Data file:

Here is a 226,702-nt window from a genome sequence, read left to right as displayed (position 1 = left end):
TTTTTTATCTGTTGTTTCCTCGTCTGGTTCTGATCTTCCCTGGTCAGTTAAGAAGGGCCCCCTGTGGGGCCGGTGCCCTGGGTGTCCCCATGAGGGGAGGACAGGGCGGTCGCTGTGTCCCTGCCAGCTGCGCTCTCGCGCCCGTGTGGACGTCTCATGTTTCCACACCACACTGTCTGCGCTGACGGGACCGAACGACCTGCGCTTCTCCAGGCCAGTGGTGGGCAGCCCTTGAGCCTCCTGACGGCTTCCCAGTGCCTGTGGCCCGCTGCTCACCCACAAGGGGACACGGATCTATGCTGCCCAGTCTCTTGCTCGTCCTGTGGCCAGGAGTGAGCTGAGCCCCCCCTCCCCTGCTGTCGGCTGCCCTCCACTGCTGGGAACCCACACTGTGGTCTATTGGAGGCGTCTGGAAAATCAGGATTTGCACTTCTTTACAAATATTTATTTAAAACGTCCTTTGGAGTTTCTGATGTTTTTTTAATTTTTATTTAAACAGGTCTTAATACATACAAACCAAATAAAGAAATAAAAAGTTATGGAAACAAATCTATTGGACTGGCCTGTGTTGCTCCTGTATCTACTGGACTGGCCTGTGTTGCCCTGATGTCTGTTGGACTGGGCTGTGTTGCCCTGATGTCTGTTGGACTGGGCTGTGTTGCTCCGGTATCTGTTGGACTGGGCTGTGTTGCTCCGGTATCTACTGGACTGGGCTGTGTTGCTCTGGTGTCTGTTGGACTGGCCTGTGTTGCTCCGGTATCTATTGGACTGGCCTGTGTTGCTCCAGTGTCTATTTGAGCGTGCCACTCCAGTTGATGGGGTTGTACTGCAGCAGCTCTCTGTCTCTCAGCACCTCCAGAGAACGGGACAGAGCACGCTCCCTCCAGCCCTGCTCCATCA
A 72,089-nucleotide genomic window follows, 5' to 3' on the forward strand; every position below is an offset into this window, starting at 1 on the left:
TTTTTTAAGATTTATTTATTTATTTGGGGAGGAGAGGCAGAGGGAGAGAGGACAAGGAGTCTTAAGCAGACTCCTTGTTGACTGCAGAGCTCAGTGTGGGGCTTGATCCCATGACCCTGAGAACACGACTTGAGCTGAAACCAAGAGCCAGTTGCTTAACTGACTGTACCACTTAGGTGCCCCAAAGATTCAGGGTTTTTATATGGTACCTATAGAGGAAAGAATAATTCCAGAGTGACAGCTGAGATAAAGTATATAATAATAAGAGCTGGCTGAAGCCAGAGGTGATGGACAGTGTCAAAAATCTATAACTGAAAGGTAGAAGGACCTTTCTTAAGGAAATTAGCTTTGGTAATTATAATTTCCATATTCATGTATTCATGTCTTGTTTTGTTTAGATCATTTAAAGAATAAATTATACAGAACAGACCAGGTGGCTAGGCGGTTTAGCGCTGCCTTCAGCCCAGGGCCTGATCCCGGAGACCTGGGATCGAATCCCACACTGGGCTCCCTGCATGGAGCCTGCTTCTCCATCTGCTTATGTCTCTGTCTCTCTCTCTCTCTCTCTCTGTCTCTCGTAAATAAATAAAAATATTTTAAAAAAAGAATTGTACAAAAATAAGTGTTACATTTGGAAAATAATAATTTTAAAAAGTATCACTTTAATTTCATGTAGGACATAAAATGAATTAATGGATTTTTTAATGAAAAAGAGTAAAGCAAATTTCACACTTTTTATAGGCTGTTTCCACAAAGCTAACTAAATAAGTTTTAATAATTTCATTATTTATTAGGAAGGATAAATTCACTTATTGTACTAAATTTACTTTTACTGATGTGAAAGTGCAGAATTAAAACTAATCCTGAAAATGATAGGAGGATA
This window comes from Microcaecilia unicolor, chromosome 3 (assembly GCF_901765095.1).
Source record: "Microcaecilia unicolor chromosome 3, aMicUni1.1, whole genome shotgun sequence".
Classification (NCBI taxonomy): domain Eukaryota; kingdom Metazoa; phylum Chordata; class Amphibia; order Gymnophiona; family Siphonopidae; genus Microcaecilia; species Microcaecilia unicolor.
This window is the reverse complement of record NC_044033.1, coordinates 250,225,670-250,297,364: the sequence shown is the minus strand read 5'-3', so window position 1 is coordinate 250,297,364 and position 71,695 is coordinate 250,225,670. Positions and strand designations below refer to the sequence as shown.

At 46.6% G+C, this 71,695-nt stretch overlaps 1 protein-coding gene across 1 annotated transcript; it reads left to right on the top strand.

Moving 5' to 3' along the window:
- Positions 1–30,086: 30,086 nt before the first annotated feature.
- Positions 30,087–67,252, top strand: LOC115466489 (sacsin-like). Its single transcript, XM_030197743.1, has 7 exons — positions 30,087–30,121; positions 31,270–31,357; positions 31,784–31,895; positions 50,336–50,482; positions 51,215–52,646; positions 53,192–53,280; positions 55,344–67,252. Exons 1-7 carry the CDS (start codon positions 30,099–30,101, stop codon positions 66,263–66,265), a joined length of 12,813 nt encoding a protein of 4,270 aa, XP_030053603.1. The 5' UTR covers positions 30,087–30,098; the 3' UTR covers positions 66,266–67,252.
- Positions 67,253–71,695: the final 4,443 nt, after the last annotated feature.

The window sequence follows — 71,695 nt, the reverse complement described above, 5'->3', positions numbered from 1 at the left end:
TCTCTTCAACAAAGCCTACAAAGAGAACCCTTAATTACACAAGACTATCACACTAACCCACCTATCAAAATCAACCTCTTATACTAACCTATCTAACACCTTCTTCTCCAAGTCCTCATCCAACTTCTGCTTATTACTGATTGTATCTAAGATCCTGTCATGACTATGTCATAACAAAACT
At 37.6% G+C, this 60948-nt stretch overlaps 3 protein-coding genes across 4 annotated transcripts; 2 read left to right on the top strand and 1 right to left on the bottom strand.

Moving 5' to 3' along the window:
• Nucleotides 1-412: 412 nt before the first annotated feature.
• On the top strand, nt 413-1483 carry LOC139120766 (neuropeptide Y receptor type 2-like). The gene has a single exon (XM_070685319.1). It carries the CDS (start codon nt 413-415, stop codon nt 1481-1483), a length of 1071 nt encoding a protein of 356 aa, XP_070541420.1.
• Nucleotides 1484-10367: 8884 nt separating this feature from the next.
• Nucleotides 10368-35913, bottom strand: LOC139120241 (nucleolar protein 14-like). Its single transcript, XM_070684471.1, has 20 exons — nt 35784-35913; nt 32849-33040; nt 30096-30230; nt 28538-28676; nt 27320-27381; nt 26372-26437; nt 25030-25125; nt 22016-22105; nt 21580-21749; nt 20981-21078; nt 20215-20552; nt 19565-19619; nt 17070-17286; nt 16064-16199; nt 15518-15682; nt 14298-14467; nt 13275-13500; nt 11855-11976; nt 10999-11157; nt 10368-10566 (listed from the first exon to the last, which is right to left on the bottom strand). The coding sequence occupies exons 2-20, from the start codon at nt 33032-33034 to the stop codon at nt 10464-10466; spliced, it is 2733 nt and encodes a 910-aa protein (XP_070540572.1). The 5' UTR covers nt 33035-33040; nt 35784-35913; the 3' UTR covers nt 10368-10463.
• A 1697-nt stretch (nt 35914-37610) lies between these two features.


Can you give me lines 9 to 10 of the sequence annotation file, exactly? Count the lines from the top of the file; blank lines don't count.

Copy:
At 46.6% G+C, this 71,695-nt stretch overlaps 1 protein-coding gene across 1 annotated transcript; it reads left to right on the top strand.

Moving 5' to 3' along the window: